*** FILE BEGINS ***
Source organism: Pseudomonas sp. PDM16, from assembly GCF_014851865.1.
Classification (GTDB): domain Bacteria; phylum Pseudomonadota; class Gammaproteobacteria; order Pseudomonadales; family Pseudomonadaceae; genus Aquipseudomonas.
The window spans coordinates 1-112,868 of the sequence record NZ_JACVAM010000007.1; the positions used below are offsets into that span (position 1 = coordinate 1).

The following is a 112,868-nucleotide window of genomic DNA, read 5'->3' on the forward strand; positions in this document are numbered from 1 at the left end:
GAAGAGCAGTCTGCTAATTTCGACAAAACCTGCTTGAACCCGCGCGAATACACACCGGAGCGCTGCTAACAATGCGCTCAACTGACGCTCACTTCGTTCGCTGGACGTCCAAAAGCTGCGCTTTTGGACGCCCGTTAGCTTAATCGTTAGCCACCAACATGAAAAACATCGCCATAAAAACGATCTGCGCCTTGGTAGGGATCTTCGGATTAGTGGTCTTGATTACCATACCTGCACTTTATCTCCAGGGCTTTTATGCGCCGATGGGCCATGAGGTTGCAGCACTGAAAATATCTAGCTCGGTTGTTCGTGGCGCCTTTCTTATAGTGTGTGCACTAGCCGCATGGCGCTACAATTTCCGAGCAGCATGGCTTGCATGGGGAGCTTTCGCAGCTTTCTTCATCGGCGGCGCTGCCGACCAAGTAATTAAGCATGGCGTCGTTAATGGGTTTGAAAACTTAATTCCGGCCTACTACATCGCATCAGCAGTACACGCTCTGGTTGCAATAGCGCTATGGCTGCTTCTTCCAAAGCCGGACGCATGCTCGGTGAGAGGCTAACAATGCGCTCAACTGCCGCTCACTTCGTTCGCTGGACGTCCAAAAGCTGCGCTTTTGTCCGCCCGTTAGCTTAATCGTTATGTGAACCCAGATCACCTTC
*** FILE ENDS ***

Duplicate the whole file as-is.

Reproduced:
Source organism: Pseudomonas sp. PDM16, from assembly GCF_014851865.1.
Classification (GTDB): domain Bacteria; phylum Pseudomonadota; class Gammaproteobacteria; order Pseudomonadales; family Pseudomonadaceae; genus Aquipseudomonas.
The window spans coordinates 1-112,868 of the sequence record NZ_JACVAM010000007.1; the positions used below are offsets into that span (position 1 = coordinate 1).

The following is a 112,868-nucleotide window of genomic DNA, read 5'->3' on the forward strand; positions in this document are numbered from 1 at the left end:
GAAGAGCAGTCTGCTAATTTCGACAAAACCTGCTTGAACCCGCGCGAATACACACCGGAGCGCTGCTAACAATGCGCTCAACTGACGCTCACTTCGTTCGCTGGACGTCCAAAAGCTGCGCTTTTGGACGCCCGTTAGCTTAATCGTTAGCCACCAACATGAAAAACATCGCCATAAAAACGATCTGCGCCTTGGTAGGGATCTTCGGATTAGTGGTCTTGATTACCATACCTGCACTTTATCTCCAGGGCTTTTATGCGCCGATGGGCCATGAGGTTGCAGCACTGAAAATATCTAGCTCGGTTGTTCGTGGCGCCTTTCTTATAGTGTGTGCACTAGCCGCATGGCGCTACAATTTCCGAGCAGCATGGCTTGCATGGGGAGCTTTCGCAGCTTTCTTCATCGGCGGCGCTGCCGACCAAGTAATTAAGCATGGCGTCGTTAATGGGTTTGAAAACTTAATTCCGGCCTACTACATCGCATCAGCAGTACACGCTCTGGTTGCAATAGCGCTATGGCTGCTTCTTCCAAAGCCGGACGCATGCTCGGTGAGAGGCTAACAATGCGCTCAACTGCCGCTCACTTCGTTCGCTGGACGTCCAAAAGCTGCGCTTTTGTCCGCCCGTTAGCTTAATCGTTATGTGAACCCAGATCACCTTC